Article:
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Coronavirus (COVID-19) Alert: Employers Need to Evaluate Risks Associated with Employee Social Security Payroll Tax Deferral

September 4, 2020

Amie Carmack - Raleigh Employment Lawyer - Workforce Attorney
Insight by Partner Amie Carmack

As you may have heard, President Trump issued an executive order a few weeks ago allowing employers to defer (delay) certain payroll tax withholdings that would otherwise be due on wages paid in September – December 2020 pay periods (a link to the Order is below).  It is important to understand that this is a deferral, not a waiver of the obligation to pay these taxes, that the deferral only applies to the employee share of social security tax applicable to employees who are paid taxable wages of less than $4,000 in a bi-weekly pay period (or equivalent threshold for other pay periods), and that participation is optional. (a link to the IRS Guidance on the Order is below)

As the law currently stands, the deferred taxes will be required to be withheld and paid by employers on January – April 2021 payrolls, on top of the withholdings that will normally apply to those pay periods, which would be a financial burden to many employees in those periods.  Further, the deferred taxes will have to be paid by the employer regardless of whether the applicable employees are still employed and being paid wages from which the deferred taxes may be withheld, creating collection burden and financial risk for employers.  The Order directs the Treasury Secretary to explore avenues to waive the obligation to repay the deferred taxes, but the likelihood of that happening is uncertain since such a waiver would likely require legislation and neither Republicans nor Democrats in the legislature have been on board with the Trump administration’s prior proposals for a payroll tax holiday.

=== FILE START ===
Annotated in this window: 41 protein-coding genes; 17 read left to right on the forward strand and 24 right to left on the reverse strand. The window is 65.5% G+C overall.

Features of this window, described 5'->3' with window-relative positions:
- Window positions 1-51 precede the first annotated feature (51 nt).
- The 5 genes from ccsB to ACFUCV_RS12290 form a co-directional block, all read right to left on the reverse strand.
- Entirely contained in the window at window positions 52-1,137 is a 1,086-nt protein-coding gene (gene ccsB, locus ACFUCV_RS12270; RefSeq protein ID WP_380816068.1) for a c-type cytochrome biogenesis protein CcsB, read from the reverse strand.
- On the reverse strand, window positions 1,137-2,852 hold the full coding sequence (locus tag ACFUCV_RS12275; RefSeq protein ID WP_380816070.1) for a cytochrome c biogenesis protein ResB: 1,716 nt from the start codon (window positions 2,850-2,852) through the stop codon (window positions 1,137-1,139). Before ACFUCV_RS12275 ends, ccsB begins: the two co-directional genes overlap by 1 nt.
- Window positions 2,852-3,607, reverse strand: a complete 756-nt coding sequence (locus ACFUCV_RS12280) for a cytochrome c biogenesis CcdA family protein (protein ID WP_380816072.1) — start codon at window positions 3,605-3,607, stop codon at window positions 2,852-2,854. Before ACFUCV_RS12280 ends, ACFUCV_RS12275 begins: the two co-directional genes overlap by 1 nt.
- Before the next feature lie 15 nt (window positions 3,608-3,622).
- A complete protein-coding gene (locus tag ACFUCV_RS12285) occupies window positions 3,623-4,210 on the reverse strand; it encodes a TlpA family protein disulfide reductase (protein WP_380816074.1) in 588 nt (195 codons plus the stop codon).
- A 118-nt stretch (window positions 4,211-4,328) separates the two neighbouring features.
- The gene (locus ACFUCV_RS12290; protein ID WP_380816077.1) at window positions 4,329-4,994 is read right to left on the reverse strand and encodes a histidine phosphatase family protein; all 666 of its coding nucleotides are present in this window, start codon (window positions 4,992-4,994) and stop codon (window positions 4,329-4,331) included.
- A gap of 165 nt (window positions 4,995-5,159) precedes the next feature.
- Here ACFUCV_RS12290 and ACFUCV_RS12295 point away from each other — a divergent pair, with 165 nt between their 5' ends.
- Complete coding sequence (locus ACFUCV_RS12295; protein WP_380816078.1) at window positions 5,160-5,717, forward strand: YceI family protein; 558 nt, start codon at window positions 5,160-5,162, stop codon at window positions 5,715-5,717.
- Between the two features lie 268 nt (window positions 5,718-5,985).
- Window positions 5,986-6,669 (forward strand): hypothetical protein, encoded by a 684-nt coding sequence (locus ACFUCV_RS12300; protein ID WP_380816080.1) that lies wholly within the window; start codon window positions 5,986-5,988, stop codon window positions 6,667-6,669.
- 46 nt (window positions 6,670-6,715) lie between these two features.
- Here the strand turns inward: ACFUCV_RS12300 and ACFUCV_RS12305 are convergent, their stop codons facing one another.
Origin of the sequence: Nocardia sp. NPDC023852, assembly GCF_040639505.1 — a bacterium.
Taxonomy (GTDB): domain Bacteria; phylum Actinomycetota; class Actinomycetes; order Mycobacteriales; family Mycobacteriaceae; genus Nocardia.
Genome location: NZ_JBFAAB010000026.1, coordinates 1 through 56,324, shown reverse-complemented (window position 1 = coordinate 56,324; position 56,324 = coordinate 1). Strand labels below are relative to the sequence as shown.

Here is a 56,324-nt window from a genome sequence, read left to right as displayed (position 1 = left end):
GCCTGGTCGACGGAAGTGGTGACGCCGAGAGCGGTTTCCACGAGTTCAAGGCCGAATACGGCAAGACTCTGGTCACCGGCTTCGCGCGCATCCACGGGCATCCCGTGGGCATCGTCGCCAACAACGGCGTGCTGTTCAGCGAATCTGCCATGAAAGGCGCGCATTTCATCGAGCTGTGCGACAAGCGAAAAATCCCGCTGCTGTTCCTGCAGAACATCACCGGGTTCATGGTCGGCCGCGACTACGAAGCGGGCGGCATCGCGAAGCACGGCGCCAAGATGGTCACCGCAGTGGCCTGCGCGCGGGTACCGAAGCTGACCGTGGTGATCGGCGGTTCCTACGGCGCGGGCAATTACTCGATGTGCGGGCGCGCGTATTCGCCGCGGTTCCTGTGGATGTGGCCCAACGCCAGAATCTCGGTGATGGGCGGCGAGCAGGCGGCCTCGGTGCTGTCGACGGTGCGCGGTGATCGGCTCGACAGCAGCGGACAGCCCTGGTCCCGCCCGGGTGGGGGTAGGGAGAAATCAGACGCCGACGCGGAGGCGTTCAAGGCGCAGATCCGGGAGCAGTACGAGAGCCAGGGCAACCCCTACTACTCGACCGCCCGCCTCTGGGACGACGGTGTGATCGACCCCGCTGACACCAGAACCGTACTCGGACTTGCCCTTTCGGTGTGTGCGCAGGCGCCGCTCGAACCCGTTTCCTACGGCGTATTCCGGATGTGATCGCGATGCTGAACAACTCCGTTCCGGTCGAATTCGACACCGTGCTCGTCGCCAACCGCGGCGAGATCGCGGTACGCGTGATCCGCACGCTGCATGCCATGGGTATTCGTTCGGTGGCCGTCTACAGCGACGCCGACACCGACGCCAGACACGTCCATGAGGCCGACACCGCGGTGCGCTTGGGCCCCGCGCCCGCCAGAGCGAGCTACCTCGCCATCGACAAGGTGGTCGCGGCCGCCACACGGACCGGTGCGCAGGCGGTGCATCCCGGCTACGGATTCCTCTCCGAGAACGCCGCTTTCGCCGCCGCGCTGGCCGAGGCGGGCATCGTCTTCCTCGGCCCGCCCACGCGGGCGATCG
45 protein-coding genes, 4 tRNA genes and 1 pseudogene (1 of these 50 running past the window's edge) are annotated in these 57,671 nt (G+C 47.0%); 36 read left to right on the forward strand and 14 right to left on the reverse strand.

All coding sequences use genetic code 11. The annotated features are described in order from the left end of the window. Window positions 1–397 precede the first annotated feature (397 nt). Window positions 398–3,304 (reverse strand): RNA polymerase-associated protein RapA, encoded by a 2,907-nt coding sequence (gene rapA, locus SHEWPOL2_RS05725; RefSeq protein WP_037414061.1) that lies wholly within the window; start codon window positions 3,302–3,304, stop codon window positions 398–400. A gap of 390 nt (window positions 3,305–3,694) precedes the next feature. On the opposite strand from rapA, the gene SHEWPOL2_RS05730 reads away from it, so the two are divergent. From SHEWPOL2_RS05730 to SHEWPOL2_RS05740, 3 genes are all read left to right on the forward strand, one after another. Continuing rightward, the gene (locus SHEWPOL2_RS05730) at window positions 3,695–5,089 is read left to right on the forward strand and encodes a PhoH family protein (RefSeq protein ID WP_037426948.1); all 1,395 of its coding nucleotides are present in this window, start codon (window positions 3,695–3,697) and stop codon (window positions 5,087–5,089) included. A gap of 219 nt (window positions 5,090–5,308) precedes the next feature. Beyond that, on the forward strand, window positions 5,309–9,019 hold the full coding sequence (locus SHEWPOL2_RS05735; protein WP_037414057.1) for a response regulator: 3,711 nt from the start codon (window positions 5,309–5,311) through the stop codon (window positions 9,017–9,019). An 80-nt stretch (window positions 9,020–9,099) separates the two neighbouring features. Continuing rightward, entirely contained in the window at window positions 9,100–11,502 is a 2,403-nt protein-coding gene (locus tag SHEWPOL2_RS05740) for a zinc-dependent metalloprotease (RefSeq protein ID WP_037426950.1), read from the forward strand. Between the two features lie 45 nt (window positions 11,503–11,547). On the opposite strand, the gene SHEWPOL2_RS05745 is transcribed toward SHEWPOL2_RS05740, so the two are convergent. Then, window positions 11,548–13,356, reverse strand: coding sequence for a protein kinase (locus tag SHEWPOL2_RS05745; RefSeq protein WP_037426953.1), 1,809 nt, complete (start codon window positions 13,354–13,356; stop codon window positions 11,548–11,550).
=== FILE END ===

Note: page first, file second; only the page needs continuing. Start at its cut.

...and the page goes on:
As a result of these uncertainties and other factors, many employers have decided not to participate in this payroll tax deferral program, at least unless and until it is clear that payment of the deferred taxes will be waived. 

Although not required, it is a good idea for employers to provide an official notice to employees regarding how they are handling possible payroll tax deferral.

Executive Order:

IRS Guidance:

If you need help with your planning or working through scenarios that present themselves in your workplace, we are here to help.  For assistance, please contact Morningstar Law Group Partner Amie Flowers Carmack ( or 919.590.0394).